FIFA has held its first Executive Football Summit, one of the key initiatives introduced as part of the FIFA reforms, in Paris on 22 and 23 November. The series of summits will bring together member association presidents and general secretaries to discuss strategic matters and provide a platform for discussion, debate and an exchange of know-how.
“It is important that in future the decisions at FIFA are not dictated from the top but really come from those who have to engage with and organise football in their countries every day, and that is why it is important that we use their feedback and input to develop our programmes,” said FIFA President Gianni Infantino.
Each summit brings together the representatives of around 20 member associations and is divided into two half-day workshop sessions, conducted in an informal setting to allow open and constructive dialogue. The inaugural meeting in Paris brought together top executives from French-speaking countries across Africa, Europe, the Caribbean and Oceania showcasing a wide range of experiences.
“We’ve enjoyed a familiar atmosphere, a football-loving atmosphere, with deep discussions at the same time,” said the President of the Haiti Football Association, Yves Jean Bart. “I’ve heard comments from African colleagues that have shown me that the world of football is the same everywhere and we all face the same issues. I think we should get to know each other better, understand each other better, appreciate each other more and probably develop joint actions.”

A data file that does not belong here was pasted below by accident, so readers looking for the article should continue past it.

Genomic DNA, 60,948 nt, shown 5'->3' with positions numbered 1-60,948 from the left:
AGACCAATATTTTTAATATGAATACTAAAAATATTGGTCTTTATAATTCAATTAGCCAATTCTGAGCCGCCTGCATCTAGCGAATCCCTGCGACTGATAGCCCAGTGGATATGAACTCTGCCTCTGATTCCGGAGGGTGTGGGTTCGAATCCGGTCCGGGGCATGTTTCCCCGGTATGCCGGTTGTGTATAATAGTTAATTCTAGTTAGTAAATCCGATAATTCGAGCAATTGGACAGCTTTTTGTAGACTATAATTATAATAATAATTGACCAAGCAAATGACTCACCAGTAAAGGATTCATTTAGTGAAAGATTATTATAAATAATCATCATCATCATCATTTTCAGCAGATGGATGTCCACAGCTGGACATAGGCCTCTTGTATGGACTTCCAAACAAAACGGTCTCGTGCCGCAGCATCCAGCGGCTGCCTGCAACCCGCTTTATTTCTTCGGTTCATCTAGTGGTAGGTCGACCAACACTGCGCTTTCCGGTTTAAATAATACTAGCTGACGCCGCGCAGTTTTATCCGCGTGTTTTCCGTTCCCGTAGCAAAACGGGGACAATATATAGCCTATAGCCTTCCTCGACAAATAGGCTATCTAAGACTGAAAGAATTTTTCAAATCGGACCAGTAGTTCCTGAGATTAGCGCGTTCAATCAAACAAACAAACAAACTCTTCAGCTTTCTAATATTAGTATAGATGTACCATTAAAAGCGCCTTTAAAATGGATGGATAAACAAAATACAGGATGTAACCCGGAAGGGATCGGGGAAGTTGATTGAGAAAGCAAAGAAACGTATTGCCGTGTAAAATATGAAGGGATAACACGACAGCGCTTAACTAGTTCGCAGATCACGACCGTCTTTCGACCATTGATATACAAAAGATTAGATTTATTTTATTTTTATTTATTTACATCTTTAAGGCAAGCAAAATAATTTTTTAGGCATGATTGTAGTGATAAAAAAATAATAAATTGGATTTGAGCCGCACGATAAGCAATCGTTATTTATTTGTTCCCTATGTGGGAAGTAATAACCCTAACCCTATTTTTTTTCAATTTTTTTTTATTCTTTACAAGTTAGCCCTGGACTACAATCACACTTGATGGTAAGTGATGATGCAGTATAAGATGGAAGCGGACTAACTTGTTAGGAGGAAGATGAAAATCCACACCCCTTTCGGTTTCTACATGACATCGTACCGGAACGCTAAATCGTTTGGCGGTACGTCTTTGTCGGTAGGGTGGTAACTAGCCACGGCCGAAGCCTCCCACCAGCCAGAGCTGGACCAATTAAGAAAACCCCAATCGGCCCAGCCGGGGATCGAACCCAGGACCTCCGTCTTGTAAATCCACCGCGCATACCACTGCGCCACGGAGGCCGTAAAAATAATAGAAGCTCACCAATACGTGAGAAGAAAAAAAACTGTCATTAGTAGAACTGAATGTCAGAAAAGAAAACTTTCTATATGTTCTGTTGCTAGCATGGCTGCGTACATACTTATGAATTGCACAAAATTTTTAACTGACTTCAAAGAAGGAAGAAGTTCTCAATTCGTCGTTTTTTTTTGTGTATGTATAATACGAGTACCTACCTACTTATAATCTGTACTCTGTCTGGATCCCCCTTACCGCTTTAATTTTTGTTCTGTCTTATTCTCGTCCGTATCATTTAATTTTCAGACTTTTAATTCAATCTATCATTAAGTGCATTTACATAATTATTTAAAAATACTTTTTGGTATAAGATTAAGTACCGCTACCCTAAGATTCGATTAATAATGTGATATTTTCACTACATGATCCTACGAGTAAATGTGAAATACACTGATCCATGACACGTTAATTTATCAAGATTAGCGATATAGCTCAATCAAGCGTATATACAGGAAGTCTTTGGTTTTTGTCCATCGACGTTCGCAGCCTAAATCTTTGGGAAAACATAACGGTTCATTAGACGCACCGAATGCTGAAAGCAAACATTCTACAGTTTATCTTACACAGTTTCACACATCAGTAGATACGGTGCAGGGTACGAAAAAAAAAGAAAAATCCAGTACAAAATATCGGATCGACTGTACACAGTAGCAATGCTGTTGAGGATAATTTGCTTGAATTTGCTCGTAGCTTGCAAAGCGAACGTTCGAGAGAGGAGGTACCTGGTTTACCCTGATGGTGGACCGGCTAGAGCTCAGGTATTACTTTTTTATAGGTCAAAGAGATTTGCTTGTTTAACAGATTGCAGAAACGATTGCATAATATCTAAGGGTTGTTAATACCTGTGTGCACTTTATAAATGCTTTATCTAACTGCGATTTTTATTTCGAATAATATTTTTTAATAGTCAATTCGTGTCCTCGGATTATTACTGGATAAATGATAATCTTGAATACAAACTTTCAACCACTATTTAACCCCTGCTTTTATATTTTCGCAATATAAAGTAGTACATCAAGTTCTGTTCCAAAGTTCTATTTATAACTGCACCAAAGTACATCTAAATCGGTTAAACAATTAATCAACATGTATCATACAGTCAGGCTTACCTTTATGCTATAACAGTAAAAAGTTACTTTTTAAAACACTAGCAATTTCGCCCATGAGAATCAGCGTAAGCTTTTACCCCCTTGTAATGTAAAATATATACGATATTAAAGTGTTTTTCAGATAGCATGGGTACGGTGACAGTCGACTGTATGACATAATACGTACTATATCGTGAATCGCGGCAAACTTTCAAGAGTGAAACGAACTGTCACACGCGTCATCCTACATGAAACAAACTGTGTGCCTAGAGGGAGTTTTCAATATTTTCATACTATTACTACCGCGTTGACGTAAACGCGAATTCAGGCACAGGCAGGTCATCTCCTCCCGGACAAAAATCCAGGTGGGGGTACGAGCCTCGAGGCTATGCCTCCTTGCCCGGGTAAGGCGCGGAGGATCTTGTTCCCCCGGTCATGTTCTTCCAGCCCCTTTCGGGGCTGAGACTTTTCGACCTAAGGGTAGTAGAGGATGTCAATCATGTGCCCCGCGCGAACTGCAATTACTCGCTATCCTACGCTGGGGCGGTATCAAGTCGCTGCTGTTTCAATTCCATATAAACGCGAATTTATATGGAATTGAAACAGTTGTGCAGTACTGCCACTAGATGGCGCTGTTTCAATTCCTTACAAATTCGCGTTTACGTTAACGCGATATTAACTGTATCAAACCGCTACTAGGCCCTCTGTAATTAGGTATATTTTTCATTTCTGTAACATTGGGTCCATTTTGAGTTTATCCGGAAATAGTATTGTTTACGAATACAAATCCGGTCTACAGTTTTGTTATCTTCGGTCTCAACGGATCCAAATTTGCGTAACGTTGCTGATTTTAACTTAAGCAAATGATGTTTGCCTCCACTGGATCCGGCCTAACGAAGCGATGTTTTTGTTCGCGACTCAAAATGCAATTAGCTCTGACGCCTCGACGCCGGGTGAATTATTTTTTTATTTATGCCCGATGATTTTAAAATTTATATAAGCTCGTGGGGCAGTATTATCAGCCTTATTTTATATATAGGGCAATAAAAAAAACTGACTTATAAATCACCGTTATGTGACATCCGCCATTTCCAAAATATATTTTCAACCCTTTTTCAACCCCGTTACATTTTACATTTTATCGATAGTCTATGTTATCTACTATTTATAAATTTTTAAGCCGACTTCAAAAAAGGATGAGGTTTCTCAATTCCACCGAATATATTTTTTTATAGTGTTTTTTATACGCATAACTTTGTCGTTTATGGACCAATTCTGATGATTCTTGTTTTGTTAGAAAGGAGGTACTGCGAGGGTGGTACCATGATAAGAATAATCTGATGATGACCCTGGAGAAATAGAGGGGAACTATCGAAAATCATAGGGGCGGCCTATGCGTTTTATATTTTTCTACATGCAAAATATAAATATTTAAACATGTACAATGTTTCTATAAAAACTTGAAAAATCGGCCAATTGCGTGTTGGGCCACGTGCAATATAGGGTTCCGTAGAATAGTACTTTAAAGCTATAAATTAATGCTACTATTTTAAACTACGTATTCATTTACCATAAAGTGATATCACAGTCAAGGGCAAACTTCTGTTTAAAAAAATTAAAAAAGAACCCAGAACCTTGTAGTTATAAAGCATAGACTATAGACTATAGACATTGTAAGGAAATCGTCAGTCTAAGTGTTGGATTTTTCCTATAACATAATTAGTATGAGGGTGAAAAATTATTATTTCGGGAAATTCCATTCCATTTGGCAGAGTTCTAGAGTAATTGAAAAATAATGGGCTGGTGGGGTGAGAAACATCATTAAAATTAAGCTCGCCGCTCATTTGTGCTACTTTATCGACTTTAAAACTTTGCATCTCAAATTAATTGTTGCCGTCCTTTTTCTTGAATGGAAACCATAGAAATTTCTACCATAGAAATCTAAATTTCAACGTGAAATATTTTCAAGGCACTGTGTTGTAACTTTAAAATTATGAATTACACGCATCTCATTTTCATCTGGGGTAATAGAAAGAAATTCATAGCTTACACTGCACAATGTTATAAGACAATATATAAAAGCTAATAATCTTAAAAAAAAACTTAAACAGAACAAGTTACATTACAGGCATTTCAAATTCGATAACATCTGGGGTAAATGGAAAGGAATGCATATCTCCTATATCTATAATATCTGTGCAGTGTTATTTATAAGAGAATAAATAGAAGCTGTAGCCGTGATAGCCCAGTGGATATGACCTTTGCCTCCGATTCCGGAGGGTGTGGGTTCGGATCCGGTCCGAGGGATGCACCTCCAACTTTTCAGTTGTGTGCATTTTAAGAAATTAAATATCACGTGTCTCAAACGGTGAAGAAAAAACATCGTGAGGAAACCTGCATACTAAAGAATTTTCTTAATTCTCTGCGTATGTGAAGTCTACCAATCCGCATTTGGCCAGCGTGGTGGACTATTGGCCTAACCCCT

The main topic on the agenda of the Paris summit was FIFA’s revamped development programme, Forward, which raised great interest and many questions among the member associations. “Today, we can see that the Forward Programme will allow improvements to be made in the governance and management of national associations. Through Forward we can review the whole administrative structure of an association,” said President of the Democratic Republic of Congo FA and FIFA Council member Constant Omari.
“It gives us the opportunity to give and receive feedback about projects and programmes. We receive clarification and can better understand some topics that we often find unclear,” explained Jean Bart.
“The programmes presented by FIFA are very interesting, extremely positive,” added the President of the French Football Association, Noël Le Graet. “I think that, in a short time frame, FIFA has done a great deal of work. I see that FIFA has a sharing nature and I like that. All of the smaller, less privileged associations really need FIFA.”
The 11 FIFA Executive Football Summits will be held in six venues around the world between November 2016 and March 2017. Following the launch in Paris, two summits will take place in Singapore (6-8 December), two in Miami (17-18 January), two in Doha (14-16 February), two in Addis Ababa (21-23 February) and two in London (7-9 March). Key findings from the discussions will then be fed back to the relevant decision-making bodies within FIFA.